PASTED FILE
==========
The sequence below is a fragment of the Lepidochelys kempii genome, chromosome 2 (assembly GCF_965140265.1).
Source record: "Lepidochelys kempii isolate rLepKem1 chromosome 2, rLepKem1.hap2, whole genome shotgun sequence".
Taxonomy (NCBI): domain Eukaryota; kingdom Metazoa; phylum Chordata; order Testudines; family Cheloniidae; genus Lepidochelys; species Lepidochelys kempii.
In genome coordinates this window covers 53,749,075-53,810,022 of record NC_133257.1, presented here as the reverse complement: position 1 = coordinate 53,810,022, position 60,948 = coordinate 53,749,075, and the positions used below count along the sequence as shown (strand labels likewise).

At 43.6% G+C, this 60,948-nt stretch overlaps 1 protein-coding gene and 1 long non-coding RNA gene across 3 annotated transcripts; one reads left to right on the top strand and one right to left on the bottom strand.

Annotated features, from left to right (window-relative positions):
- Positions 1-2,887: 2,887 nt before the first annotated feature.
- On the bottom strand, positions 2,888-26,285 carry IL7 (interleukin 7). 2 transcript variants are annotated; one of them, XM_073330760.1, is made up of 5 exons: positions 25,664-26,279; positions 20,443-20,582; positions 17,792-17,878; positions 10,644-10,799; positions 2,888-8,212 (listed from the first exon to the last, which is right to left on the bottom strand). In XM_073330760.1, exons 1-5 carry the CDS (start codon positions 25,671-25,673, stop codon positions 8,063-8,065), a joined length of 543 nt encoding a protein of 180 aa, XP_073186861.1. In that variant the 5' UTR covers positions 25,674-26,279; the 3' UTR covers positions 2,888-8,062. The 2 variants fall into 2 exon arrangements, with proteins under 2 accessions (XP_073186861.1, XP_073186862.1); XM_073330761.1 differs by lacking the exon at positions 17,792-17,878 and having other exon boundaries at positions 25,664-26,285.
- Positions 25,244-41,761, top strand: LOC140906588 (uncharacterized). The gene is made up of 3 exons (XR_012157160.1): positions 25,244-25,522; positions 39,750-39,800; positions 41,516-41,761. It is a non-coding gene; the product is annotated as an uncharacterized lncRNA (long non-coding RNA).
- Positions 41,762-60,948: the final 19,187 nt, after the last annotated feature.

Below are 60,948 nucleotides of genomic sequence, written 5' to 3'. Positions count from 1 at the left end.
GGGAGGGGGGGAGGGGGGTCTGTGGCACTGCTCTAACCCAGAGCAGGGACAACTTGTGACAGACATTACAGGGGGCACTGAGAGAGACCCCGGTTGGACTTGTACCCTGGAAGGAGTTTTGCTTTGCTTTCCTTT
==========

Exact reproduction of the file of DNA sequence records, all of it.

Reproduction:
The sequence below is a fragment of the Lepidochelys kempii genome, chromosome 2 (assembly GCF_965140265.1).
Source record: "Lepidochelys kempii isolate rLepKem1 chromosome 2, rLepKem1.hap2, whole genome shotgun sequence".
Taxonomy (NCBI): domain Eukaryota; kingdom Metazoa; phylum Chordata; order Testudines; family Cheloniidae; genus Lepidochelys; species Lepidochelys kempii.
In genome coordinates this window covers 53,749,075-53,810,022 of record NC_133257.1, presented here as the reverse complement: position 1 = coordinate 53,810,022, position 60,948 = coordinate 53,749,075, and the positions used below count along the sequence as shown (strand labels likewise).

At 43.6% G+C, this 60,948-nt stretch overlaps 1 protein-coding gene and 1 long non-coding RNA gene across 3 annotated transcripts; one reads left to right on the top strand and one right to left on the bottom strand.

Annotated features, from left to right (window-relative positions):
- Positions 1-2,887: 2,887 nt before the first annotated feature.
- On the bottom strand, positions 2,888-26,285 carry IL7 (interleukin 7). 2 transcript variants are annotated; one of them, XM_073330760.1, is made up of 5 exons: positions 25,664-26,279; positions 20,443-20,582; positions 17,792-17,878; positions 10,644-10,799; positions 2,888-8,212 (listed from the first exon to the last, which is right to left on the bottom strand). In XM_073330760.1, exons 1-5 carry the CDS (start codon positions 25,671-25,673, stop codon positions 8,063-8,065), a joined length of 543 nt encoding a protein of 180 aa, XP_073186861.1. In that variant the 5' UTR covers positions 25,674-26,279; the 3' UTR covers positions 2,888-8,062. The 2 variants fall into 2 exon arrangements, with proteins under 2 accessions (XP_073186861.1, XP_073186862.1); XM_073330761.1 differs by lacking the exon at positions 17,792-17,878 and having other exon boundaries at positions 25,664-26,285.
- Positions 25,244-41,761, top strand: LOC140906588 (uncharacterized). The gene is made up of 3 exons (XR_012157160.1): positions 25,244-25,522; positions 39,750-39,800; positions 41,516-41,761. It is a non-coding gene; the product is annotated as an uncharacterized lncRNA (long non-coding RNA).
- Positions 41,762-60,948: the final 19,187 nt, after the last annotated feature.

Below are 60,948 nucleotides of genomic sequence, written 5' to 3'. Positions count from 1 at the left end.
GGGAGGGGGGGAGGGGGGTCTGTGGCACTGCTCTAACCCAGAGCAGGGACAACTTGTGACAGACATTACAGGGGGCACTGAGAGAGACCCCGGTTGGACTTGTACCCTGGAAGGAGTTTTGCTTTGCTTTCCTTT